Last week, Mappy Hour NYC joined local National Park Rangers for a night of campfires, singing and s’mores on the beach. Along with eating this delicious dessert, we also got to learn about its origins.
The history of our favorite campfire dessert can be traced to the invention and subsequent evolution of the three ingredients: graham crackers, marshmallows and chocolate. Read on (or watch the video at the end) to be transported to Ancient Egypt, 19th century France, or a U.S. Hershey’s factory as the s’more slowly made its way to our 21st century campfires.
The sap of the mallow plant, which often grows in marshes, was originally used in Ancient Egypt for it’s healing properties. In the Middle Ages, the roots of the marsh mallow were used to create candies and in the 19th century the French began to mass produce the marshmallow in a version similar to what we know today.
The Graham Cracker
Have you heard of Reverend Sylvester Graham? He was a 19th century Presbyterian reverend who was part of the American Temperance Movement. Along with being a staunch vegetarian, Graham also invented the Graham cracker in 1929 which, was sugarless and quite bland in its original form. He believed that diet could help his acolytes suppress carnal urges.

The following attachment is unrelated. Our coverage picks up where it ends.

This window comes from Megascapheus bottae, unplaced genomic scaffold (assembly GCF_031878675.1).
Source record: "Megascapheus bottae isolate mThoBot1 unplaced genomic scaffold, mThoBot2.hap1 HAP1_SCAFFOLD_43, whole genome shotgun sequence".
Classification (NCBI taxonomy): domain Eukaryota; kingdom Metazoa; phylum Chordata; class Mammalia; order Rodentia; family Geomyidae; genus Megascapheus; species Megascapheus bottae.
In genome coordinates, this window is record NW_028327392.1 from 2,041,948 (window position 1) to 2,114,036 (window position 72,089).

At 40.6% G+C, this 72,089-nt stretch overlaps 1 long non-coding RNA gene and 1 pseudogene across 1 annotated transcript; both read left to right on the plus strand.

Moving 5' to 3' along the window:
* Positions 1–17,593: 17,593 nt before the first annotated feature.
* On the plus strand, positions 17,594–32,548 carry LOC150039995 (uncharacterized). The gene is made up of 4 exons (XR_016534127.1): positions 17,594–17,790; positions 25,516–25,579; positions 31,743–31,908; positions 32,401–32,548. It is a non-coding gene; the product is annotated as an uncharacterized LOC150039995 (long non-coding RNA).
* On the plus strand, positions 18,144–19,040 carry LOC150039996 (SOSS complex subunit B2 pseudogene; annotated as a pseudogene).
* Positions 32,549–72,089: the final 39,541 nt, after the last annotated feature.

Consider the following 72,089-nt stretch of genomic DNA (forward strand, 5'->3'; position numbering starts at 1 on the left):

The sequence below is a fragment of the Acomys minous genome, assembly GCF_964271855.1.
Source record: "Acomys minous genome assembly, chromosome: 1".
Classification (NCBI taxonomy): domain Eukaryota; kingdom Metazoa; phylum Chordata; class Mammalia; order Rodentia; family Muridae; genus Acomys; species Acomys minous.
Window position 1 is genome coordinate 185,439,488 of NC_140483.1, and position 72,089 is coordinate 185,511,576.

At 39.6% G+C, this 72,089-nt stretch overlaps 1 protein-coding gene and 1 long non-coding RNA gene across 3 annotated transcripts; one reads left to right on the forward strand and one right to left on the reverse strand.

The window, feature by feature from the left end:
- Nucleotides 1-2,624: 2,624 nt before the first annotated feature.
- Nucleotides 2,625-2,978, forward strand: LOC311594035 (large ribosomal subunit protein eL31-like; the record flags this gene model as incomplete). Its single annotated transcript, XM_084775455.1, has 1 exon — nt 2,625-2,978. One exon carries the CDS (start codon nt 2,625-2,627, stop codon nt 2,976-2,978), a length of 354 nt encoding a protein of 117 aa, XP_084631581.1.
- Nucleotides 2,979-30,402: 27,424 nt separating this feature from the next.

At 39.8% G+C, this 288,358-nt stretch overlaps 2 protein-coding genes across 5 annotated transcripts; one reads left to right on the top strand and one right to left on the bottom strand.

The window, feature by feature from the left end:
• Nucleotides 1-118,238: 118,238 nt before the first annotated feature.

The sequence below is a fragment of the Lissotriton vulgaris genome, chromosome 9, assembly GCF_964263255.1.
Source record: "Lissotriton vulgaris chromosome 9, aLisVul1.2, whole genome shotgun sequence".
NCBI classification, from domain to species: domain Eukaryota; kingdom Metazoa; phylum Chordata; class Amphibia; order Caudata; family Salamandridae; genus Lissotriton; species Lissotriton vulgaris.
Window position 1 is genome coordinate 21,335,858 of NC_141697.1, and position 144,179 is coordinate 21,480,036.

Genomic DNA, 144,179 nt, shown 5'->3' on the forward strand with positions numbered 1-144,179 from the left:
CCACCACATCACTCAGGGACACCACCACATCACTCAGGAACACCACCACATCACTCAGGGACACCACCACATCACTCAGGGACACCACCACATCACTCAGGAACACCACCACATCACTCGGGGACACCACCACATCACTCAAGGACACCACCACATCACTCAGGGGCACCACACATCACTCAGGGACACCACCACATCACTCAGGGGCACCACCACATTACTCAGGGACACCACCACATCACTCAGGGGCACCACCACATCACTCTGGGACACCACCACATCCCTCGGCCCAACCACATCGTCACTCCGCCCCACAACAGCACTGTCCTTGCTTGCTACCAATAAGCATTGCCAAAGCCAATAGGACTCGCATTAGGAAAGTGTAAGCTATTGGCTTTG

The origins of chocolate lie in Mesoamerica where indigenous populations roasted and ground the beans to create chocolate drink. When Cortez and the Spanish conquered the Aztecs they took cacao beans with them believing, rightly, that there was a market in Europe for the fruit. While Europeans did enjoy chocolate in its liquid form, it was only available to the aristocracy.
The industrial revolution allowed for the mass production of chocolate bars, with the first wrapped bar being produced by good ol’ Hershey in 1900. From then, chocolate became a consumer good available to the rest of us.
The winning combination
While other marshmallow, chocolate and graham cracker combinations did exist in the early 1900’s, it wasn’t until 1927 that the recipe for the campfire classic was first shared. The “Some More” was laid out in a Girl Scouts manual and authored by Loretta Scott Crew. Over the year’s, the name was shortened to s’more but the ingredients and connection to the great outdoors remained.
In 2015, the USDA recommended that a healthier version of the s’more would include strawberries and yogurt instead of chocolate and marshmallows. We’re not sure anyone followed that recommendation.